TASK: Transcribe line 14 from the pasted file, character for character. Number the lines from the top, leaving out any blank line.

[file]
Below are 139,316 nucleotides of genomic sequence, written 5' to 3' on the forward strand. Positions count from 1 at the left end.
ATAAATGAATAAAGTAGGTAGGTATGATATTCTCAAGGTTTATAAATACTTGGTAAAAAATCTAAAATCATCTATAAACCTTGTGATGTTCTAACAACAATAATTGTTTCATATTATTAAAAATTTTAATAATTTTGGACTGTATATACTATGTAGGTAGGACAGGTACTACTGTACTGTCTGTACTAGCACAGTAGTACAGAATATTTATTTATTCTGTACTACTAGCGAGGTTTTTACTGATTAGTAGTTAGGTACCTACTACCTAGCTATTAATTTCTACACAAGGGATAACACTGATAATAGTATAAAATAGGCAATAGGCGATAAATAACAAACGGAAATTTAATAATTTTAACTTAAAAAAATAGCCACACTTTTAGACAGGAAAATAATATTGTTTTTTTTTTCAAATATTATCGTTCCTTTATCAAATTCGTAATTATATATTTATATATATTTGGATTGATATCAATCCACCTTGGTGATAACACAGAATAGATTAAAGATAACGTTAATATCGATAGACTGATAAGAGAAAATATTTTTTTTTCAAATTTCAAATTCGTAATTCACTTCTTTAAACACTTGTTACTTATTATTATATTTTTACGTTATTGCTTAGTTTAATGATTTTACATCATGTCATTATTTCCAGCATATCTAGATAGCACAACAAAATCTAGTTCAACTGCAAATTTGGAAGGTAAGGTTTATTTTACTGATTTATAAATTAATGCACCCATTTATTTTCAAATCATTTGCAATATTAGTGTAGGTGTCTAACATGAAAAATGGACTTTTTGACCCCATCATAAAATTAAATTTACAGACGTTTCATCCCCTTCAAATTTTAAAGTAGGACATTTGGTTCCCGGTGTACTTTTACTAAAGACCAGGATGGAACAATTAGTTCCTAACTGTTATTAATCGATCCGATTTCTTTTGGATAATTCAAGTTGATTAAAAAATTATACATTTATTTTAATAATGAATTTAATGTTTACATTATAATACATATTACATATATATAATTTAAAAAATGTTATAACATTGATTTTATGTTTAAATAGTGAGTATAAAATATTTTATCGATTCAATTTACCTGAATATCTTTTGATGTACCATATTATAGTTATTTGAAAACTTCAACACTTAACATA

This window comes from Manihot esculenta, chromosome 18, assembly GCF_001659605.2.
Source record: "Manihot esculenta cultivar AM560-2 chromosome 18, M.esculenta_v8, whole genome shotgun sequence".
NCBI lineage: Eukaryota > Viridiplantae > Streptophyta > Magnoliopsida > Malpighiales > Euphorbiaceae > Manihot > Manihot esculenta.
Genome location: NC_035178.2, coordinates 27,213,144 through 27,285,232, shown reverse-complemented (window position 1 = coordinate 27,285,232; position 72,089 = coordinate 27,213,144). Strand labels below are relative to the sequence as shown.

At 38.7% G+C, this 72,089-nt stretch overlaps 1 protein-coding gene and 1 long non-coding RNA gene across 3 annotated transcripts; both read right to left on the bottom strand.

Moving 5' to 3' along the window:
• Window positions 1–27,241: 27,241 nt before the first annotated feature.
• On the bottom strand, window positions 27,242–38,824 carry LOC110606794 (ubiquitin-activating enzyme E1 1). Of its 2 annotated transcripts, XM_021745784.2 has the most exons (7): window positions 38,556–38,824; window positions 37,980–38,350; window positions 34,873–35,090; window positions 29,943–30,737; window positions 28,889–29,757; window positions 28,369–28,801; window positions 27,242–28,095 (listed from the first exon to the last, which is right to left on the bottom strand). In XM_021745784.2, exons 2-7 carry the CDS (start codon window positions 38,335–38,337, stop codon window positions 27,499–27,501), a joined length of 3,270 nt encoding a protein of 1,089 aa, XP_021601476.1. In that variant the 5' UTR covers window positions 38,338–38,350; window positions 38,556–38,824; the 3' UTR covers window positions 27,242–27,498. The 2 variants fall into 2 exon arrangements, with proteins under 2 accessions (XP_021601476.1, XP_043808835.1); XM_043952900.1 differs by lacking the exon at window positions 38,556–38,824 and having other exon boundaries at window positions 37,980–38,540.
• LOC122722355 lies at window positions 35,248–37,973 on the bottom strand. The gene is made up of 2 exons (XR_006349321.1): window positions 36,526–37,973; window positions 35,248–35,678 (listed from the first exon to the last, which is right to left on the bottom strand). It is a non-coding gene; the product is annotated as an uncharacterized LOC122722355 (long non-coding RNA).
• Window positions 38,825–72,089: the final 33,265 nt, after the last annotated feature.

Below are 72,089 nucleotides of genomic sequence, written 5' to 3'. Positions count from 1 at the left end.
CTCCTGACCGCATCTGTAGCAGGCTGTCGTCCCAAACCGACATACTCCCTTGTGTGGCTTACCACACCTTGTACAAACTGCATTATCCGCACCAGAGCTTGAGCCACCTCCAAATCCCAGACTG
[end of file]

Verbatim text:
CTCCTGACCGCATCTGTAGCAGGCTGTCGTCCCAAACCGACATACTCCCTTGTGTGGCTTACCACACCTTGTACAAACTGCATTATCCGCACCAGAGCTTGAGCCACCTCCAAATCCCAGACTG